What should be noted is that the key to achieving such a multifaceted value is the creation of a common goal that unifies the interests of all involved parties, leading to circumstances in which increased patient value (for example, perceived well-being that improves therapeutic compliance) leads to gains for all subjects involved (for instance, caregivers have a lighter caseload and physicians reduce the risk of adverse events). Consequently, the economic sustainability of the health system is positively affected (for instance, compliance reduces the length of the rescue time, with reductions in direct and indirect expenditures), in turn permitting available additional resources (in the broad sense) to be invested in patient wellbeing (see also [4]). Recent contributions [912] enhance and enrich the perspective of value co-creation (in healthcare, too), inspired by service-dominant logic [13, 14]. In this sense, the traditional approach to value creation (goods-dominant logic), which revolves around supply and is based on the dichotomy between supplier and customer, is superseded by a service-oriented approach. The latter refers to a multitude of subjects who actively contribute to the creation of value and bring their resources into a multidimensional co-creation mechanism [30]. From the service-dominant perspective, the customer is not a passive subject, a mere recipient who benefits from the value created by the firm, but rather sits in the middle of the value creation process. The customer is able to actively create value by carrying out his proper activities [31]. Moreover, together with him, other subjects that belong to his service network are able to create value. According to SDL, the value is “in-use” rather than “in-exchange” [26].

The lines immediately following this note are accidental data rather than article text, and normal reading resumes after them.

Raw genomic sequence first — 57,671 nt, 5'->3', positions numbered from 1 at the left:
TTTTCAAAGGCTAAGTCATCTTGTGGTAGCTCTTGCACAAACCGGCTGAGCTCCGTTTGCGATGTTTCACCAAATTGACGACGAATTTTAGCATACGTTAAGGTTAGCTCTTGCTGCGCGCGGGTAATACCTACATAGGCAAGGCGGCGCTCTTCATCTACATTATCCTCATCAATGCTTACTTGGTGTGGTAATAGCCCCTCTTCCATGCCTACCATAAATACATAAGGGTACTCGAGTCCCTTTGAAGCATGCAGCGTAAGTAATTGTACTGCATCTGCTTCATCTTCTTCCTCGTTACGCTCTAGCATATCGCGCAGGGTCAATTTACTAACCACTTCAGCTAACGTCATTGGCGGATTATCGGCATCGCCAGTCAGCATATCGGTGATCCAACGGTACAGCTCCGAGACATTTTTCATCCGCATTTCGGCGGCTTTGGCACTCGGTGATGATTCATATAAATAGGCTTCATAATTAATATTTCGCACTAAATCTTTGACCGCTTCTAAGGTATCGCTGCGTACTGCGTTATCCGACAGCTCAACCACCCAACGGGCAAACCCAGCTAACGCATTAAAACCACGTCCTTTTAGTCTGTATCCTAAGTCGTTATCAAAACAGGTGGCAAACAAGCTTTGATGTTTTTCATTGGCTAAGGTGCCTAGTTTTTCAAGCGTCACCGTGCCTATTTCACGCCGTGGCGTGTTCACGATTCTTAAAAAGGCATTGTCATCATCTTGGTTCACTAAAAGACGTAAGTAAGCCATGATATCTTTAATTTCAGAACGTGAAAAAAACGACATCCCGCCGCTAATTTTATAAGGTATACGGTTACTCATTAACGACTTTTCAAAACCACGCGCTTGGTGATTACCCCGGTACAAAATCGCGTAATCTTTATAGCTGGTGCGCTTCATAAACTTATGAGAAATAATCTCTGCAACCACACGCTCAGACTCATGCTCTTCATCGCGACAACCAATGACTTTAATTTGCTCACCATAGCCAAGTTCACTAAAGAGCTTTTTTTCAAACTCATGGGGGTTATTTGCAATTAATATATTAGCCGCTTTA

Such a view may be beneficial in the healthcare setting by increasing the efficiency of health services, improving health outcomes (e.g., concerning compliance) at any stage of the care cycle, reducing the cost and expenditure of patients, health systems, and society, and increasing patient satisfaction [11, 3234]. In these cases, the co-creation process integrates the healthcare and external resources connected to the market (e.g., complementary therapies and health providers/companies), to the patient’s private network (e.g., family and friends) and to the patient himself [16, 27]. The patient is able to use his knowledge and skills to help generate value, a process that leads to co-production [35] and can allow him to maximize the benefits to him and improve his quality of life with the most appropriate conduct (e.g., in terms of compliance with treatment [36]).